Breast cancers remains the most frequent form of women’s cancer and ranks second for cancers related to death in women (Bray et al., 2018). Emerging from the cells in the breast secretory system, made of lobules and galactophoric channels, BCs are mainly ductal or lobular adenocarcinomas. The development of targeted anti-HER2 therapies has made a significant improvement in the prognosis of metastatic BC, and the emergence of immunotherapy raises hopes for a better management of these patients (Libson and Lippman, 2014; Nanda et al., 2016). Despite this, BC still remains an important challenge for physicians and scientists in the battle of finding the most efficient diagnosis and treatments for BC patients. Most deaths caused by BC stem from the relapse and metastasis to other distant organs when conventional treatments such as surgery or curative chemotherapy are no longer an option–only 26% of stage 4 patients reach 5 years of survival (Braden et al., 2014; Peart, 2017).
Therefore, it is urgent to investigate the cascade of molecular events leading to breast malignancies, especially before metastasis development, in order to target the tumors as soon as possible. Understanding the mechanistic basis of genetic and epigenetic changes in BC can guide us to develop novel diagnostic and therapeutic strategies for treating this fatal disease. CircRNAs were proved to be involved in different hallmarks of BC such as proliferation, apoptosis, and activating invasion and metastasis (Zhou et al., 2019).
One of the best characterized circRNAs in BC is circFBXW7. Carrying two functions, protein coding and miRNA sponging, circFBXW7 was discovered to be down-regulated and negatively correlate with tumor development and lymph node metastases in triple-negative breast cancer (TNBC). CircFBXW7 is located mainly in the cytoplasm, suggesting its potential relation to miRNA activities. Based on computational analysis, Ye et al. (2019a) have analyzed and confirmed miR-197-3p as one target of circFBXW7. As a miRNA sponge, circFBXW7 decreases the expression level of miR-197-3p and inhibits tumor progression. In 473 TNBC samples, a Spearman correlation analysis provided a positive correlation between circFBXW7 and its host gene FBXW7, which is regulated by miR-197-3p. CircFBXW7 also encodes FBXW7-185aa protein, which up-regulates the tumor suppressor FBXW7 and degrades c-Myc oncogene, further inhibiting TNBC proliferation and migration. These data have strengthened the concept of using circFBXW7 as a potential diagnostic and therapeutic tool for TNBC patients in the future.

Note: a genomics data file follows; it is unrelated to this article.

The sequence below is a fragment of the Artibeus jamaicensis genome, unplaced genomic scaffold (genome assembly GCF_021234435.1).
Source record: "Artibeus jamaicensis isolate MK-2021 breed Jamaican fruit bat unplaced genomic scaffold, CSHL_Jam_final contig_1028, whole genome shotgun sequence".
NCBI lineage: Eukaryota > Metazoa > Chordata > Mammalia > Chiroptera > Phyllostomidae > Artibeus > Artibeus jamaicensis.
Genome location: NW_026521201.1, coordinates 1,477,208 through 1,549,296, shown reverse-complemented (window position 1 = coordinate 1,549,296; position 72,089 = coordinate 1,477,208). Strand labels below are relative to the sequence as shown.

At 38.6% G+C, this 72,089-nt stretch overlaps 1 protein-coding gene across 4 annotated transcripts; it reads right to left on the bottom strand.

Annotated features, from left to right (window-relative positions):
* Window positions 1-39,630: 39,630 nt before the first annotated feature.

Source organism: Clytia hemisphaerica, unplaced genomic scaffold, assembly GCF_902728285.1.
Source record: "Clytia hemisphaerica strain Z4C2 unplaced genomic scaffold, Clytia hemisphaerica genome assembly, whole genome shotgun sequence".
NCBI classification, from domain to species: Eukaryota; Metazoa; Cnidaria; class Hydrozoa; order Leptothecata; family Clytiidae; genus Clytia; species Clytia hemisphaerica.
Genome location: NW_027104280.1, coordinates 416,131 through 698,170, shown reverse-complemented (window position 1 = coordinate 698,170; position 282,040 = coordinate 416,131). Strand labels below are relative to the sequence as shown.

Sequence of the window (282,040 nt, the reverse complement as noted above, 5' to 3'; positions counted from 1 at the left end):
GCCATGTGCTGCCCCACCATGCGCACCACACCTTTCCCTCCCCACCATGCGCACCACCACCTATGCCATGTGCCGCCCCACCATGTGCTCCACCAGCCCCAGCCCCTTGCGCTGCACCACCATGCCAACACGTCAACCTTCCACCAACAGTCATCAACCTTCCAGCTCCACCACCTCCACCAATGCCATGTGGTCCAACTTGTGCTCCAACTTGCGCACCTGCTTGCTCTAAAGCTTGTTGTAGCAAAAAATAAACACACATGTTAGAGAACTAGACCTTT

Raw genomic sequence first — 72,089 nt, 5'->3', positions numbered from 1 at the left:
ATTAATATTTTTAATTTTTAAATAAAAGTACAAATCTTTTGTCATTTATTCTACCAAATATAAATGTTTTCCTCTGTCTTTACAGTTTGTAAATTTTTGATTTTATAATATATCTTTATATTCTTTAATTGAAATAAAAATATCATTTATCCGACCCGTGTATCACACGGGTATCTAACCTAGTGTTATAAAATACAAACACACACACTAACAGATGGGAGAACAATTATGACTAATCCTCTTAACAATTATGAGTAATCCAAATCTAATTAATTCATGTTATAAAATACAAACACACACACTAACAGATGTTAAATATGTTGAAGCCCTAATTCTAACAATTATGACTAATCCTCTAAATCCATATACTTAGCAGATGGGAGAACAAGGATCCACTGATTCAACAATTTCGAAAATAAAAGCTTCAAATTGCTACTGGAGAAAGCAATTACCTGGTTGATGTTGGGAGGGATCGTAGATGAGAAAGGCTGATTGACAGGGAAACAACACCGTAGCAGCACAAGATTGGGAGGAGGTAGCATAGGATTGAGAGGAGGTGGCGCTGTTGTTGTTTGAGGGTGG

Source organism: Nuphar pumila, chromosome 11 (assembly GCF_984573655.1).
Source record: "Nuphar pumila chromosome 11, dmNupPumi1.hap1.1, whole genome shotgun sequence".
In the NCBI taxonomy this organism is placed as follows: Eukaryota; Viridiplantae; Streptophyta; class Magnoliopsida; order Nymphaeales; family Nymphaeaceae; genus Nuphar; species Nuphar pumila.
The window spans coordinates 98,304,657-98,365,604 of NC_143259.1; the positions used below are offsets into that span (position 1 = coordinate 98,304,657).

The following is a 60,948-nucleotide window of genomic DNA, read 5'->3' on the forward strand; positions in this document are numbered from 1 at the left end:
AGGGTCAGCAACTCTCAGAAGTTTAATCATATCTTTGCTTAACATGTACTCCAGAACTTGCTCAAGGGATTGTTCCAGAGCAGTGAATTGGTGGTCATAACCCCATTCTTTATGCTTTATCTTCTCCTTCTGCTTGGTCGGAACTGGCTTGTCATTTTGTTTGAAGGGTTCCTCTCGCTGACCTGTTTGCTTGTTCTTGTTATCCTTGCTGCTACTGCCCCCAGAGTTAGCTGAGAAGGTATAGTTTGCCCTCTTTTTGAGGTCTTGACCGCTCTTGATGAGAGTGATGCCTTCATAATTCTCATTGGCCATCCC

By using microarray analysis and RT-qPCR, Liang et al. (2017) conducted a screening on different circRNAs expressed in BC tissues and adjacent non-cancerous tissues. Across a total of 2,587 circRNAs analyzed, circ-ABC10 is overexpressed in cancerous tissues, five to ten times higher than in healthy tissues. Knockdown of circ-ABC10 prevents BC cells from proliferation and initiates apoptosis, suggesting its oncogenic characteristic. Mechanistically, circ-ABC10 was suggested to bind miR-1271 and inhibit its functional activity. The same pattern was observed in circ_0103552, a 920-nucleotide circRNA. Yang L. et al. (2019) detected an up-regulation of its expression in BC cells in vitro, and associated its level with higher TNM stages and lymph node invasion in patient samples. The rate of apoptosis increases noticeably in the absence of circ_0103552, while overexpressing this circRNA leads to a boost in cell growth ability in multiple BC cell lines. This study also showed that this circRNA does not act alone, but under a negative association with miR-1236. Furthermore, Xie R. et al. (2019) used high-throughput circRNA sequencing to examine the expression level of hsa_circ_0004771. Not only being up-regulated in BC tissues, this circRNA was proved to target miR-653 and decrease its expression and inhibit its function. They showed that, if not sponged, miR-653 directly binds to 3′-UTR of the mRNA of ZEB2 (Zinc finger E-box binding homeobox 2).